The exclusion decision of the Toronto Symphony Orchestra raises a far different question concerning the orchestra itself. When should a musician be barred from performing because of actions or opinions unrelated to music? Provided the artist’s private behavior keeps the artist out of jail, and provided the activities are outside the performance of music, the liberal opinion favors the artist. Uneasiness comes with the virtual banning of Wagner’s music in Israelor even with the presumably justifiable banning public performances of the ardent Nazi pianist Elly Nay after the war. That kind of illth spills over to philosophy, literature, and other creative pursuits. Let us refuse to read Being and Time. Nor will we pardon Paul Claudel, not pardon him for writing well. Let us tear down the Rivera mural in the Rockefeller Center. Let us exclude Thomas Wolfe from the Library of America.[ii] What happened to Valentina at Toronto only rhymes with such events, but their faint odor tinges the Toronto air. The decision of the TSO to silence Valentina for an evening amounts to an irritation rather than to a tragedy. Nevertheless, it steps in a wrong direction. Fiddling around with an open society’s openness goes on all the time and almost everywhere. It usually stays short of disaster. Still, it is dangerous. Our ragged history warns us of how soon and how often madness emerges among humans to run an evil course. The trivial consequence of the Toronto episode will doubtless be no more than embarrassment to the TSO. It is hardly the butterfly effect that will bring the whirlwind. Nevertheless, we should always remember about the human race that the next Auschwitz lies asleep in our silverware.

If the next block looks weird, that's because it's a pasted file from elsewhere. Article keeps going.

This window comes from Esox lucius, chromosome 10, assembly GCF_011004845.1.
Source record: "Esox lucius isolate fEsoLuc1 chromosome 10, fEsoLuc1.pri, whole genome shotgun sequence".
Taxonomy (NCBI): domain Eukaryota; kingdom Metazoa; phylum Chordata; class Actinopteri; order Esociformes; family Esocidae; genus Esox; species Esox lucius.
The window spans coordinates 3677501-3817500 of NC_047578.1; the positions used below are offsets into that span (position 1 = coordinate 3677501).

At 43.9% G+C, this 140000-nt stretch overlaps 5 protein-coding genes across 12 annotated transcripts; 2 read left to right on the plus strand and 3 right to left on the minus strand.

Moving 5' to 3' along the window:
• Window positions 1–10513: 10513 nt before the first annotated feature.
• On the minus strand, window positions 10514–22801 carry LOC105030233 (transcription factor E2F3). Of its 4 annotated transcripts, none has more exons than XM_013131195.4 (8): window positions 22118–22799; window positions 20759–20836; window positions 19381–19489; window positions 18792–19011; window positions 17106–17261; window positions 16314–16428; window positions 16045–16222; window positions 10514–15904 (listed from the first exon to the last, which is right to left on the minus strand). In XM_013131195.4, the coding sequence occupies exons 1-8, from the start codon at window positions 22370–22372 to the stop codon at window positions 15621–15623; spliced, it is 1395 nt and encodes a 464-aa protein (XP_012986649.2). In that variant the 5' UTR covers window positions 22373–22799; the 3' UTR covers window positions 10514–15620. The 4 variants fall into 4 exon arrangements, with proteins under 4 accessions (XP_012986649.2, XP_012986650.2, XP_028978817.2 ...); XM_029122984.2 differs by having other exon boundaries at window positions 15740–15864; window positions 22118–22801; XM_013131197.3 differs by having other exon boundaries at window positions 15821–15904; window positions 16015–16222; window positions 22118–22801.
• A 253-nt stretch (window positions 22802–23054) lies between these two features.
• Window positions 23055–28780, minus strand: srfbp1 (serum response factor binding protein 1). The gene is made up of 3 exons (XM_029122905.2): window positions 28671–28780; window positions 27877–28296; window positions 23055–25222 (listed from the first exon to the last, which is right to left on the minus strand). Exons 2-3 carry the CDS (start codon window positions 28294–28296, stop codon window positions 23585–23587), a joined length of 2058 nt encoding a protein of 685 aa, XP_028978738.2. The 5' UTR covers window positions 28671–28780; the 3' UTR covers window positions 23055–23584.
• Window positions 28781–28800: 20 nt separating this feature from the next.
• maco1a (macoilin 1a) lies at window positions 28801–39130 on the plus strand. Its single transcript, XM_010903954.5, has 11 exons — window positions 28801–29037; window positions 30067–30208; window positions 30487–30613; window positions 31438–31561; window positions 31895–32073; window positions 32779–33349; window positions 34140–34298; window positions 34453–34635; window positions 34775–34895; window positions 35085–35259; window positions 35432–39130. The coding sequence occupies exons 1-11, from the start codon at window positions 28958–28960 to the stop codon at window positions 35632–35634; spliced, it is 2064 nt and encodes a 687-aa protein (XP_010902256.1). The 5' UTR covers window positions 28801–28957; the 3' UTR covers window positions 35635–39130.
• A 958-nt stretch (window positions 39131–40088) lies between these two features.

We cannot fully understand Lisitsa’s politics from her sarcastic tweets. They reflect a grievance from her experiences in Ukraine along with a natural sympathy for her own people. Her public behavior and statements in America have been democratic and open hearted. She has publicly stated her strong belief in free speech. She recently said on a video that she favored totally “freedom of speech, freedom of discussion and freedom of heated argument.” She is a severe critic of the Kiev government, not without rational justification. Her interview in January 2015 by German Economic News gives her account of the extreme corruption and the hardships derived from it. Her more forceful explanation of the situation in Ukraine comes across in such venues as the Internet RT (Russian state funded) and in alternative news sources in America.[iii] While she is clear as to what she is against, she needs to be transparent as to exactly what she is supporting. No doubt, the Ukraine may be a good place to be from, as Lisitsa has lightly remarked. One may hear the same of Kansas or wherever.  Still, some facts are facts that Lisitsa has to deal with directly. Russia seized the Crimea. Russia incited the uprising and assisted it militarily in eastern Ukraine to make it part of Russia. These actions understandingly alarmed Western Europe and America. Does Valentina support and approve of these policies? We may logically infer that she does. She makes a good case that the war is bringing changes that will greatly improve the life of the Russians who were trapped in a hopeless Ukraine by the collapse of the old USSR in which, after all, Valentina grew up. Still, the long term relation of Ukraine and Russia is missing from her expressed view. That relation has a dark history. Not to deal with Russian brutality leaves out especially the near past of everything that happened in Ukraine from the time of Lenin’s Red Army to Stalin’s Holodomor, the created famine that took millions of Ukrainian lives.